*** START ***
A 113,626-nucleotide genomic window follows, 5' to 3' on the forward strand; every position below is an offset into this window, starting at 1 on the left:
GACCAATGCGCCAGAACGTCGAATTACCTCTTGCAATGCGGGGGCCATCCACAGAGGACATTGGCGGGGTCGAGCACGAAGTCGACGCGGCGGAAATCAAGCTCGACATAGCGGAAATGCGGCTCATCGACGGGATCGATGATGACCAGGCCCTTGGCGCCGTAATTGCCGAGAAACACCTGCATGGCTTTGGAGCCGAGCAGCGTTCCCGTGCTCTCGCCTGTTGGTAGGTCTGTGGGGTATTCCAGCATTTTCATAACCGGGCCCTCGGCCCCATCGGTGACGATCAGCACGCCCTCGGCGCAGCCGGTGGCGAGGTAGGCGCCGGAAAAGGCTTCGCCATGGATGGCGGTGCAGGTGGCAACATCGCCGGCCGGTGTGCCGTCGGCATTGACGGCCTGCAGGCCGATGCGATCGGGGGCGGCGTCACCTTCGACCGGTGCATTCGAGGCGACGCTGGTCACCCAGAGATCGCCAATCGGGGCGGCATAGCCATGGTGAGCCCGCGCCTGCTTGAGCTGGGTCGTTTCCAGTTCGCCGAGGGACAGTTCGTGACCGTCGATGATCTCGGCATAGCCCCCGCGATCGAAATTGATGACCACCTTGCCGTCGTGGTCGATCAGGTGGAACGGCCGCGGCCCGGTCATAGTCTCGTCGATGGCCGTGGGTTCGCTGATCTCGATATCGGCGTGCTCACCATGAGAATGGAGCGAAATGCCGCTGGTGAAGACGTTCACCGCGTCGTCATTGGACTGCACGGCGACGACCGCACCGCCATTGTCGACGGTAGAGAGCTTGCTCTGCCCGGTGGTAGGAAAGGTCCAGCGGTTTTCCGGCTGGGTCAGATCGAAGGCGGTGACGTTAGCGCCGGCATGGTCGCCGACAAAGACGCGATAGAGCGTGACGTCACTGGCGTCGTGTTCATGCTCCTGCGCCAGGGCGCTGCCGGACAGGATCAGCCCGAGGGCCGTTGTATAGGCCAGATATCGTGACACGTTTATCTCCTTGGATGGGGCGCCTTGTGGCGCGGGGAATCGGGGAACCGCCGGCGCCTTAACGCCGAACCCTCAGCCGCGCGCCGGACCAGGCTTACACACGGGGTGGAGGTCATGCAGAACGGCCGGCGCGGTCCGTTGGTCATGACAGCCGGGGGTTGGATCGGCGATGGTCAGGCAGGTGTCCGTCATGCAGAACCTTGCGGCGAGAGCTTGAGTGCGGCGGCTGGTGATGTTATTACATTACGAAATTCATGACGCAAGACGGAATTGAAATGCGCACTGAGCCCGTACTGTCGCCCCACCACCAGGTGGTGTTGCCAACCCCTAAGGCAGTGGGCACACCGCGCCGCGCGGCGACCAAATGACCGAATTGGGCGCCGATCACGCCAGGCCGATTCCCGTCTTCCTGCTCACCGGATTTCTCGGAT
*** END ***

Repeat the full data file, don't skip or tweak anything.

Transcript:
A 113,626-nucleotide genomic window follows, 5' to 3' on the forward strand; every position below is an offset into this window, starting at 1 on the left:
GACCAATGCGCCAGAACGTCGAATTACCTCTTGCAATGCGGGGGCCATCCACAGAGGACATTGGCGGGGTCGAGCACGAAGTCGACGCGGCGGAAATCAAGCTCGACATAGCGGAAATGCGGCTCATCGACGGGATCGATGATGACCAGGCCCTTGGCGCCGTAATTGCCGAGAAACACCTGCATGGCTTTGGAGCCGAGCAGCGTTCCCGTGCTCTCGCCTGTTGGTAGGTCTGTGGGGTATTCCAGCATTTTCATAACCGGGCCCTCGGCCCCATCGGTGACGATCAGCACGCCCTCGGCGCAGCCGGTGGCGAGGTAGGCGCCGGAAAAGGCTTCGCCATGGATGGCGGTGCAGGTGGCAACATCGCCGGCCGGTGTGCCGTCGGCATTGACGGCCTGCAGGCCGATGCGATCGGGGGCGGCGTCACCTTCGACCGGTGCATTCGAGGCGACGCTGGTCACCCAGAGATCGCCAATCGGGGCGGCATAGCCATGGTGAGCCCGCGCCTGCTTGAGCTGGGTCGTTTCCAGTTCGCCGAGGGACAGTTCGTGACCGTCGATGATCTCGGCATAGCCCCCGCGATCGAAATTGATGACCACCTTGCCGTCGTGGTCGATCAGGTGGAACGGCCGCGGCCCGGTCATAGTCTCGTCGATGGCCGTGGGTTCGCTGATCTCGATATCGGCGTGCTCACCATGAGAATGGAGCGAAATGCCGCTGGTGAAGACGTTCACCGCGTCGTCATTGGACTGCACGGCGACGACCGCACCGCCATTGTCGACGGTAGAGAGCTTGCTCTGCCCGGTGGTAGGAAAGGTCCAGCGGTTTTCCGGCTGGGTCAGATCGAAGGCGGTGACGTTAGCGCCGGCATGGTCGCCGACAAAGACGCGATAGAGCGTGACGTCACTGGCGTCGTGTTCATGCTCCTGCGCCAGGGCGCTGCCGGACAGGATCAGCCCGAGGGCCGTTGTATAGGCCAGATATCGTGACACGTTTATCTCCTTGGATGGGGCGCCTTGTGGCGCGGGGAATCGGGGAACCGCCGGCGCCTTAACGCCGAACCCTCAGCCGCGCGCCGGACCAGGCTTACACACGGGGTGGAGGTCATGCAGAACGGCCGGCGCGGTCCGTTGGTCATGACAGCCGGGGGTTGGATCGGCGATGGTCAGGCAGGTGTCCGTCATGCAGAACCTTGCGGCGAGAGCTTGAGTGCGGCGGCTGGTGATGTTATTACATTACGAAATTCATGACGCAAGACGGAATTGAAATGCGCACTGAGCCCGTACTGTCGCCCCACCACCAGGTGGTGTTGCCAACCCCTAAGGCAGTGGGCACACCGCGCCGCGCGGCGACCAAATGACCGAATTGGGCGCCGATCACGCCAGGCCGATTCCCGTCTTCCTGCTCACCGGATTTCTCGGAT